2. Allocate time: Allocate how much time you think you’re going to need to finish each task. I know many people who get stuck in this step because they simply don’t know how long they’re going to need.

That’s okay, all you need to do is break the task down into smaller tasks to get an idea.

For e.g.: If your task is to submit a paper for your Psychology class, you can break it down as follows: 

1. Collect data: 1 hour

2. Create an outline: 30 minutes

3. Fill in the outline: 30 minutes

4. Make final edits and finish: 30 minutes.

Remember that not knowing how much time you’re going to need is not a good enough reason to not plan. 

When you give yourself a certain amount of time to get something done, you automatically give it all your time and attention.

If you only have an hour to collect data, you’re not going to spend time calling a friend or scrolling through Instagram because you have limited time to accomplish your task or else it’s going to disrupt your day’s/week’s plan.

If you want to get stuff done, make sure you don’t skip this step.

3. Schedule your action list on your calendar: This is when I start scheduling things on my Google Calendar. If you’re using a planner, you can write down the times at which you’re going to complete your actions.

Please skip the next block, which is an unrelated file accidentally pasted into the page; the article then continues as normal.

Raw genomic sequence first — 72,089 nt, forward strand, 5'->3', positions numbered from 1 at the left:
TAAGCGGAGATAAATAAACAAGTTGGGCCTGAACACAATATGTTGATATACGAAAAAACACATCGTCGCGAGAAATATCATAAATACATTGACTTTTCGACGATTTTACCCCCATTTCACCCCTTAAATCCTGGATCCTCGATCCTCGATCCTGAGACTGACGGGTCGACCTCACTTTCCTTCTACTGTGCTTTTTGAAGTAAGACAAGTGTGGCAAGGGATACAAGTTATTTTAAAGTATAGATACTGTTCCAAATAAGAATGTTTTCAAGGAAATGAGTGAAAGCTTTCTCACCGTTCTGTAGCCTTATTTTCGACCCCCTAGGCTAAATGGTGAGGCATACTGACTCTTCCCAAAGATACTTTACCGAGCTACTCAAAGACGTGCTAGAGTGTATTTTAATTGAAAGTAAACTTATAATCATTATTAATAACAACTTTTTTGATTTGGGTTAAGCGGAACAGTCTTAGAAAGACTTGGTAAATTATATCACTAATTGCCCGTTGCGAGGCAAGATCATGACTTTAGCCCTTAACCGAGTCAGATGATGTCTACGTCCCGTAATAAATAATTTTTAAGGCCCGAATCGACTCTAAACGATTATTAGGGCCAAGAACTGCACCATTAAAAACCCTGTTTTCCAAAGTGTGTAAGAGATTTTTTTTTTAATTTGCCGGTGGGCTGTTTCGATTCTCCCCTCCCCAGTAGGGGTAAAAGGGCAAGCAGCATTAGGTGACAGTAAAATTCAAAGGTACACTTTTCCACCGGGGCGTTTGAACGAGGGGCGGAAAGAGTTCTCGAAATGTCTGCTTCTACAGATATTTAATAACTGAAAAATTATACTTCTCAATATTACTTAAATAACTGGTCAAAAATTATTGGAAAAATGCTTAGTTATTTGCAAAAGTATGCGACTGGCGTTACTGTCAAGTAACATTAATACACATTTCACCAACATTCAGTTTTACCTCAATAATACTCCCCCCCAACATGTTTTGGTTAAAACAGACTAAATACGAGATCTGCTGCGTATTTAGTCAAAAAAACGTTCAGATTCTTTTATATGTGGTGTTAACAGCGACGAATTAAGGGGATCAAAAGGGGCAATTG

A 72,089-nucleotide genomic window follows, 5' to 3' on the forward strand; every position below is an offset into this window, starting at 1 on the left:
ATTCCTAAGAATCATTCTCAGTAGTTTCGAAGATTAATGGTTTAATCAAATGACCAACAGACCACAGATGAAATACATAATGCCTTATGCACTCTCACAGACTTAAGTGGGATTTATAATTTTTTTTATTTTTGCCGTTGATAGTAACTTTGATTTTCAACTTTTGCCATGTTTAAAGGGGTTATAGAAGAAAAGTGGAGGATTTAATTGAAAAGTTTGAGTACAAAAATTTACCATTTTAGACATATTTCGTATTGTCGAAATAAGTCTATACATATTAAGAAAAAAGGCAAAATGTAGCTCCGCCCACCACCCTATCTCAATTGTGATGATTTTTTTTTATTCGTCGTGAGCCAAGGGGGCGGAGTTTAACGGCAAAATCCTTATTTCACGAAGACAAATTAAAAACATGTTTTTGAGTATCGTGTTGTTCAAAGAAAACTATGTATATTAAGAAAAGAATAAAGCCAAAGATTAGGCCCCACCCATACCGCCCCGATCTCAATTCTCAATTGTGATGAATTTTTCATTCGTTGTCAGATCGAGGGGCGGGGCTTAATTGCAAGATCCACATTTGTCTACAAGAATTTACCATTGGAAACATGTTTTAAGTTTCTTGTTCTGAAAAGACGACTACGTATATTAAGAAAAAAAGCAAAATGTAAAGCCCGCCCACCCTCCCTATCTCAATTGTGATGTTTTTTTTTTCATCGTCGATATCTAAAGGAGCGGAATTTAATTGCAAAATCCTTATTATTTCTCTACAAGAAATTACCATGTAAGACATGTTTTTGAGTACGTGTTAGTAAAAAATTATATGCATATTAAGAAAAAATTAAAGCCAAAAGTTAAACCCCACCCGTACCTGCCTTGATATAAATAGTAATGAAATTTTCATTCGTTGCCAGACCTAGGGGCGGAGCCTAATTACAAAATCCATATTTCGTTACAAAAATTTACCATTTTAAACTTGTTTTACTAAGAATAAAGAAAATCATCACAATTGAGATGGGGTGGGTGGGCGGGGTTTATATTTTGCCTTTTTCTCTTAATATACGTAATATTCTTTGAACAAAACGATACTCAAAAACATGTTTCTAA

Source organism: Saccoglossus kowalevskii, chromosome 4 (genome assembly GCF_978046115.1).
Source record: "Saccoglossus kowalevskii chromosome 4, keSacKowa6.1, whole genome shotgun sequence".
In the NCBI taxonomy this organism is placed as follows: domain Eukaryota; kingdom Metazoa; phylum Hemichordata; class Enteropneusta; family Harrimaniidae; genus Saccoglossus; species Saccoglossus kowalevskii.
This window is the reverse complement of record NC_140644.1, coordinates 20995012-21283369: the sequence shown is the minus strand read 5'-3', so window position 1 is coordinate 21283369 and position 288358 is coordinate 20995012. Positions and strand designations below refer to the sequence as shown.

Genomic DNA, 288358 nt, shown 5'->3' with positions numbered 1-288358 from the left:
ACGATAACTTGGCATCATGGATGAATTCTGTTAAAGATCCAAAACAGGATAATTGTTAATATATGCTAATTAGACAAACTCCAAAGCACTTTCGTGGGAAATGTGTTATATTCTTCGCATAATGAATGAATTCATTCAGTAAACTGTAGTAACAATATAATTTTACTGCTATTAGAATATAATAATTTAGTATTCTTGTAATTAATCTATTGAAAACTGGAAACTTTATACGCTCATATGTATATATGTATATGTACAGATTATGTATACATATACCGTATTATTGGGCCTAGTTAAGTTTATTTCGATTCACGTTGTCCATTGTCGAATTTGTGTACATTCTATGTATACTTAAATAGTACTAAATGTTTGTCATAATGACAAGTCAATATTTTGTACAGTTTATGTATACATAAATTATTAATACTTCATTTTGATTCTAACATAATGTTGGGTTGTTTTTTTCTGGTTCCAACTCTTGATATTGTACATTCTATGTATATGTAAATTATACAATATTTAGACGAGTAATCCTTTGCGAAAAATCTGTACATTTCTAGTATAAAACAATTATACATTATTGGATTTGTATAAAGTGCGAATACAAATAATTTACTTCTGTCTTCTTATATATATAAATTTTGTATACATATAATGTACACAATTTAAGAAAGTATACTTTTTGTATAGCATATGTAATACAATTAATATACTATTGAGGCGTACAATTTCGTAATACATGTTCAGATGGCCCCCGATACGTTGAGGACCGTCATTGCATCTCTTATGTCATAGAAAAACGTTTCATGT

Now, this is the real stuff, gurl! Schedule your entire action list on your calendar for the next week.

Start by blocking off the non-negotiable like your working hours and any other events which you’re going to be showing up for including birthdays or any work events.

Schedule your action list and tasks in the remaining open time-slots. You can always schedule tasks based on when you’re most active. For eg: I like to schedule my blog tasks in the morning because that’s when I’m the most creative.

Also, when you schedule your tasks be sure to schedule them as results. For eg: Don’t just schedule “Psychology assignment”. Instead, schedule the result you’re going to accomplish at the end of that time frame i.e. “Gathered all the data for my Psychology paper”.

Here’s why this helps.

“Psychology assignment,” tells you that you’re going to work on your paper but isn’t going to tell you what to do exactly. Are you going to collect data, read the textbook, create an outline, or just start writing?!